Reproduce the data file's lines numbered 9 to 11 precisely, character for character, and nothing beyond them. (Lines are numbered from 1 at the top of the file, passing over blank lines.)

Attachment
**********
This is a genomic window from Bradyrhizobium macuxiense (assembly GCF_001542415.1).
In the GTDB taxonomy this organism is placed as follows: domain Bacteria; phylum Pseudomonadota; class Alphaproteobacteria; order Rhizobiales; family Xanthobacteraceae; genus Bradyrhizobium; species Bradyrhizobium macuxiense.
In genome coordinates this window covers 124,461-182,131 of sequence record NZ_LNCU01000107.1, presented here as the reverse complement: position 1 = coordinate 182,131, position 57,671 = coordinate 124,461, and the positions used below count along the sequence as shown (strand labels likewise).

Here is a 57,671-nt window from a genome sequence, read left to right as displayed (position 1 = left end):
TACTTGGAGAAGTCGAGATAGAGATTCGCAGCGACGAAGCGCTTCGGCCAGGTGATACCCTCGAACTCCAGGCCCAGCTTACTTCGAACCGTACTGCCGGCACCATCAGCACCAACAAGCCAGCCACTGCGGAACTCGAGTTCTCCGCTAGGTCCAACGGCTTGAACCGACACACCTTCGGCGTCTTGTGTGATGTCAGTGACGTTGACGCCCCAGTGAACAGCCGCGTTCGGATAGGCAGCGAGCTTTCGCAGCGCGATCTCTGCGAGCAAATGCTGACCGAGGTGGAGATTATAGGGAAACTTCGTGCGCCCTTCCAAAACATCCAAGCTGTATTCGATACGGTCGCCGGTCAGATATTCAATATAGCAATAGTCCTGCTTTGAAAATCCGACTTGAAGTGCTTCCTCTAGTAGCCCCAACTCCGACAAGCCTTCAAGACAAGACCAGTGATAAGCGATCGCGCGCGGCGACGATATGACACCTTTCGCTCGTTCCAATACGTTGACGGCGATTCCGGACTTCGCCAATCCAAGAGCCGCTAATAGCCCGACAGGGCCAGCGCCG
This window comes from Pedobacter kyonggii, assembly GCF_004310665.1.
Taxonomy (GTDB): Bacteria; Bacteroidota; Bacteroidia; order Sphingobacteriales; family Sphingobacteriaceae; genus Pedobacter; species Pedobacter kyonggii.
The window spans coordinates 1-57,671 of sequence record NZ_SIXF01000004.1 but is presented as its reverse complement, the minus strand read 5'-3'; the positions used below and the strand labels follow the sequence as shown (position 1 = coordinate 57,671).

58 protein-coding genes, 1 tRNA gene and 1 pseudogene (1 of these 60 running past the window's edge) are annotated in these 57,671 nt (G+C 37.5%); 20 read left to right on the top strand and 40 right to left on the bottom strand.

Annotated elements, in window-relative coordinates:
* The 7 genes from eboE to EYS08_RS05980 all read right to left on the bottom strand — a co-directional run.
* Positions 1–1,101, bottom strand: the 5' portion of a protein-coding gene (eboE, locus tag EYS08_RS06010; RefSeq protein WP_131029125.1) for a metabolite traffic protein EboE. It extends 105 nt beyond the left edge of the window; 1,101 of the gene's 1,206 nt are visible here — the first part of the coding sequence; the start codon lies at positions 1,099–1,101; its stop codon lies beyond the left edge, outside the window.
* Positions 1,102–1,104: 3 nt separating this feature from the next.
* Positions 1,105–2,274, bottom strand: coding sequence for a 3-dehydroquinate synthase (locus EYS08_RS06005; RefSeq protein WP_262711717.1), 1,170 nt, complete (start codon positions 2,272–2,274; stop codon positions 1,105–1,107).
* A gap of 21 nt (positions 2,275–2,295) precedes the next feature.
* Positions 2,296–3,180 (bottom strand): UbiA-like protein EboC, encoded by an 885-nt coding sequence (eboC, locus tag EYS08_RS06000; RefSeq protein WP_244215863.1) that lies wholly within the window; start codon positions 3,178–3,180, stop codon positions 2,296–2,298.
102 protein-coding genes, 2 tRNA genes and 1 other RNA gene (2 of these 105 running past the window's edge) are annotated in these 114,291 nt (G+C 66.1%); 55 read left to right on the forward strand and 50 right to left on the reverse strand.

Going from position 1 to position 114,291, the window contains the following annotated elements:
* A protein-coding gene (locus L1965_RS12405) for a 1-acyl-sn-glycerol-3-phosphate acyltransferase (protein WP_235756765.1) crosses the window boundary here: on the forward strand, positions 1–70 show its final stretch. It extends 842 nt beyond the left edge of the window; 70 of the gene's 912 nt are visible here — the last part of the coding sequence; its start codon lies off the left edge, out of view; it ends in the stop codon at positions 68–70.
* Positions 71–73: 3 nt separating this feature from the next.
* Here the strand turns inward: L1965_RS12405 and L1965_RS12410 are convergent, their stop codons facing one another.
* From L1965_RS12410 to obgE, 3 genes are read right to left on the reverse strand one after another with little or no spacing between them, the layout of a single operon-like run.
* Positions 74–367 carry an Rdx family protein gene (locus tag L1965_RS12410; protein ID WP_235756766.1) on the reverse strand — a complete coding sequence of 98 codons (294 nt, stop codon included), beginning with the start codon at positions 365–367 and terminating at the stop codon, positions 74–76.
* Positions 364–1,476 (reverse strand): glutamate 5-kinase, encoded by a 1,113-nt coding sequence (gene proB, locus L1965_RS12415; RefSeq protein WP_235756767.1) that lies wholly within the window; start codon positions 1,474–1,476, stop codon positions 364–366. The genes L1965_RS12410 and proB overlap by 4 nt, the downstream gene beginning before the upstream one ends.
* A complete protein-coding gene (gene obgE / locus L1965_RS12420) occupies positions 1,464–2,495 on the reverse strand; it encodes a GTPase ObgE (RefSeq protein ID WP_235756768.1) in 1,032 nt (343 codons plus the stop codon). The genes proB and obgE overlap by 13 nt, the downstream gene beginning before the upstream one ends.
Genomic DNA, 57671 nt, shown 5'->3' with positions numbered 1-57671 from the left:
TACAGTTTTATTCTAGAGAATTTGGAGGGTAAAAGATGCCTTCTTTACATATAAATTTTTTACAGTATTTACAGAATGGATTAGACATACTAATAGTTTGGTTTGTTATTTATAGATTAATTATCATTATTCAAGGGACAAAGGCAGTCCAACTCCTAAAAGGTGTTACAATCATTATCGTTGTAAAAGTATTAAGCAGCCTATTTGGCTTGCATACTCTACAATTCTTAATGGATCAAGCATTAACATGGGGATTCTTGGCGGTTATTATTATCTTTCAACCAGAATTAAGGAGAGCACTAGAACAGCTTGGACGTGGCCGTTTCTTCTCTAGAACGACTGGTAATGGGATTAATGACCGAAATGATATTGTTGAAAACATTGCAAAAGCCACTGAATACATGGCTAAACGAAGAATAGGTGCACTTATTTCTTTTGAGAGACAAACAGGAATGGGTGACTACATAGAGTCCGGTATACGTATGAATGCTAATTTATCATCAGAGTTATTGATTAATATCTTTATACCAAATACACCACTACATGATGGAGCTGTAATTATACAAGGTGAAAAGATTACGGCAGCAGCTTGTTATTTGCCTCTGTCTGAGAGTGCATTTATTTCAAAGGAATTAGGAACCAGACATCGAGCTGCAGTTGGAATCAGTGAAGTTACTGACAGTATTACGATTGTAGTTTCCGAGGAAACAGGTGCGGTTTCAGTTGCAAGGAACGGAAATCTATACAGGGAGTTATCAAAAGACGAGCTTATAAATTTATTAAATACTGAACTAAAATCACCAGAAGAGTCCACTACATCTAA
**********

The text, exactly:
58 protein-coding genes, 1 tRNA gene and 1 pseudogene (1 of these 60 running past the window's edge) are annotated in these 57,671 nt (G+C 37.5%); 20 read left to right on the top strand and 40 right to left on the bottom strand.

Annotated elements, in window-relative coordinates:
* The 7 genes from eboE to EYS08_RS05980 all read right to left on the bottom strand — a co-directional run.